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Update on Olympic Project nest sites

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Huntster
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5 minutes ago, NatFoot said:

.......Is there an aerial map or drawing showing us the scatter of nests and how close they all are?.......

 

Great question, but I'm sure there isn't..........unless one uses our own SSR with the query term "nest" and plots it on Google Earth. But since nests are so rarely found or reported, I don't think it would be comprehensive enough. 

 

My reading of nest finds indicates that they are singular finds. Unlike gorillas, these guys appear to use their nests more in a seasonal way instead of nightly, and they appear to live individually or in a small, family group instead of a larger troop or harem like gorillas. 

 

Two other nest finds that interest me were the Lyle Laverty nest find on Scorpion Ridge almost immediately above the PG film site, and the Eric Muench nest find above Klawok Lake on Prince of Wales Island. There was also another nest find documented by Robert Alley on POW Island that was situated on a "ledge" which was described as being in an extremely secreted spot.

4 minutes ago, Huntster said:

..........unless one uses our own SSR with the query term "nest" and plots it on Google Earth..........

 

Whoops! I just tried to follow my own advice and discovered that there is no way to query the term "nest". :(

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hiflier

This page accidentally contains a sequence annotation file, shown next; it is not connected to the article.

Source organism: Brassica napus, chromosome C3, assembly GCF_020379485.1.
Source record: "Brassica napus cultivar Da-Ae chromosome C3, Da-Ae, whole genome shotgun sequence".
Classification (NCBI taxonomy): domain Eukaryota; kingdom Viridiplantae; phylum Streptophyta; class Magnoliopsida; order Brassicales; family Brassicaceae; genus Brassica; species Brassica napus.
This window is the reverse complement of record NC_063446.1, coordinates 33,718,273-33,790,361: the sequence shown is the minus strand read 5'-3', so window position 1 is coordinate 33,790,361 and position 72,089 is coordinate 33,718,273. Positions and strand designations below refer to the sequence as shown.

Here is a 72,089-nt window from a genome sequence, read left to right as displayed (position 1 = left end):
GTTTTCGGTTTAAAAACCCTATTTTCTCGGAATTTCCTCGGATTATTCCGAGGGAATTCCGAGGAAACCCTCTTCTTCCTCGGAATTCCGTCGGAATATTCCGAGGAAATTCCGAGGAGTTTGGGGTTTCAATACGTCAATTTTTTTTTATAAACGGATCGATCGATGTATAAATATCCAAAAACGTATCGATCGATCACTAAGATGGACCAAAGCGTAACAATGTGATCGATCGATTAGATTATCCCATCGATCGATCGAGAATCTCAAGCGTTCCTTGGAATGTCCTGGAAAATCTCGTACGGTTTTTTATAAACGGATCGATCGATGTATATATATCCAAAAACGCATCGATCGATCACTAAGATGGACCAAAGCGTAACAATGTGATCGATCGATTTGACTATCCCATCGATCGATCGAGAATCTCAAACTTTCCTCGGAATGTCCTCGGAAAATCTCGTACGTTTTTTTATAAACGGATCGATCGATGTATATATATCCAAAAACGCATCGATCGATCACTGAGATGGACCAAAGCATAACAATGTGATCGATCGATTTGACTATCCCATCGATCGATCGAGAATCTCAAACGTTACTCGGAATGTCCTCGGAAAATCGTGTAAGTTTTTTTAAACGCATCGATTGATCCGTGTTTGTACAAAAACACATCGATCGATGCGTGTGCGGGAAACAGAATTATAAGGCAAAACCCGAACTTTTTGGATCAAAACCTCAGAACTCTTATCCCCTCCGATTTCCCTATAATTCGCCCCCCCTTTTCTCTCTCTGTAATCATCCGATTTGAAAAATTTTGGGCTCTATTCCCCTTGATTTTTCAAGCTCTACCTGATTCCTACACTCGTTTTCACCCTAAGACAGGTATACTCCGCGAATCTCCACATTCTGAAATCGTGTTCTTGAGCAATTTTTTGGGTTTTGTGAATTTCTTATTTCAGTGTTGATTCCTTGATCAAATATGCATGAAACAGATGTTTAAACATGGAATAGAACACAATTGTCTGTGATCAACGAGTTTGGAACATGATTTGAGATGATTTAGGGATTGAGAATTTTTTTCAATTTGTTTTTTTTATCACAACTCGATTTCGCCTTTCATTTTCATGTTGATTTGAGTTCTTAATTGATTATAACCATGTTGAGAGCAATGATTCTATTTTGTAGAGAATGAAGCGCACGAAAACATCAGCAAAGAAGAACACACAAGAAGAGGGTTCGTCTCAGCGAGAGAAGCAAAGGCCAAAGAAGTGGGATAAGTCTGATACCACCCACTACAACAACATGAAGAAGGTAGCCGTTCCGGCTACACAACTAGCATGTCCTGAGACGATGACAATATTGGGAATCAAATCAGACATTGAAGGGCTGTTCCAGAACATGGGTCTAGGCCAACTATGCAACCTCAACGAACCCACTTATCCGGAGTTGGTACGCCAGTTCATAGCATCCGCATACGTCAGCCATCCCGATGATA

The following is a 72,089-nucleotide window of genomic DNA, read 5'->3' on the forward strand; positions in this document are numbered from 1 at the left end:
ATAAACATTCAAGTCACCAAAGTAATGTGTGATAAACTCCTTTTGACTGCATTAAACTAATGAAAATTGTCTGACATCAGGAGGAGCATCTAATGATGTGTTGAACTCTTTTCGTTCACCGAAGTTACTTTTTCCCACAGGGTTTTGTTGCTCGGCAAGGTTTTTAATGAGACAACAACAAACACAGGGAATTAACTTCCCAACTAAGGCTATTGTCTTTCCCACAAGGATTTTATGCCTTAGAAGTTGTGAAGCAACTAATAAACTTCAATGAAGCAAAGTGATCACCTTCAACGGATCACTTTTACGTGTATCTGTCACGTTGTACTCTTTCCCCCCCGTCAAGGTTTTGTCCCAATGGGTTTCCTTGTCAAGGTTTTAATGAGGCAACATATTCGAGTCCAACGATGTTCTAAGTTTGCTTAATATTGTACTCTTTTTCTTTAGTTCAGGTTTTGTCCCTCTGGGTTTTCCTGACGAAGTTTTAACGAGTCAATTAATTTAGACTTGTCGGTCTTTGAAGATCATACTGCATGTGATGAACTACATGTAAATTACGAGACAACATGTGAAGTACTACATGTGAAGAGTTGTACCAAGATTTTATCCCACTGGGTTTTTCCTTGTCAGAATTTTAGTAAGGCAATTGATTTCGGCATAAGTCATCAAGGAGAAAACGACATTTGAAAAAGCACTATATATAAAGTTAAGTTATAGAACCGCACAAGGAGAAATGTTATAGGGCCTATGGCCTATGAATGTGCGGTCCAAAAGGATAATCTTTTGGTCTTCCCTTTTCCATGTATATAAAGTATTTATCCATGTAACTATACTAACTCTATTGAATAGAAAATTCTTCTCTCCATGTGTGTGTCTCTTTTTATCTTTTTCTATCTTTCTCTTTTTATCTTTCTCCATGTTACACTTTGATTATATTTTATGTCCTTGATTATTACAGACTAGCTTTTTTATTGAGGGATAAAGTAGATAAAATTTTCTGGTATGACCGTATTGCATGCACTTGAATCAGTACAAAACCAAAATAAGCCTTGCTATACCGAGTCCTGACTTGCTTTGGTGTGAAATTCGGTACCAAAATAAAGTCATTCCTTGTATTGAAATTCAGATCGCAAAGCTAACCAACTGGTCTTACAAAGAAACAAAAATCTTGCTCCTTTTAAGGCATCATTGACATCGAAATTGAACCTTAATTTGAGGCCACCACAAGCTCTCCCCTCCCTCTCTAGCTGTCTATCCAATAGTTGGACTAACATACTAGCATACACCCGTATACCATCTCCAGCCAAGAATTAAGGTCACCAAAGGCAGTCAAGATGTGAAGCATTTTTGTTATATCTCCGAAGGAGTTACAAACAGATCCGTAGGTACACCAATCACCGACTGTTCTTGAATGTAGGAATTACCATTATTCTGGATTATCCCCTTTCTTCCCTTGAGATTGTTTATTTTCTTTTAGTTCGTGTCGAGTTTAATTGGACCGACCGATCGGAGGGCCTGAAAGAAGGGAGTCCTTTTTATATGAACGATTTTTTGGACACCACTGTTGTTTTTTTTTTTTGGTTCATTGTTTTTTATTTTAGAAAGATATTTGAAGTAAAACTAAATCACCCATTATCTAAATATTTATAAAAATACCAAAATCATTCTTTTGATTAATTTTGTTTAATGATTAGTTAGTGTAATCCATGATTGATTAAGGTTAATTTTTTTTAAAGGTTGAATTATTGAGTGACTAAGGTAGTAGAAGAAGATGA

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Aerial Map? None that that I know of. The area is off limits to the public so that probably includes maps. The window of investigation is reportedly up this coming May. In the last four and a half years the vegetation on the huckleberries used for nest construction has regrown to the point where signs of previous breakage has all but been hidden. At least this in my understanding from snippets of conversation I've read and heard on past podcasts.

 

The 21 nests were seen to be in various stages of decay with six of them being the freshest as of early Summer 2015. So to me it would seem, depending on the amount of estimated nest decomposition, that whatever made them did it in stages. I'm speculating big time here but if it was Sasquatch that made the nests, with the last six built sometime early Spring 2015 then the total may have started out as maybe one or two? Then each season, or every other season a couple of more were built. Then maybe three or four more. Then five, then six? If that could be shown to be true then an expanding troop might be the reason. Say over the course of 10-15 years? Best guess is that females reach maturity for mating at 10 years. If that were the case then I could see the most recent six nests as being second or even third generation. All speculation of course but various details I have gathered would seem to point to it.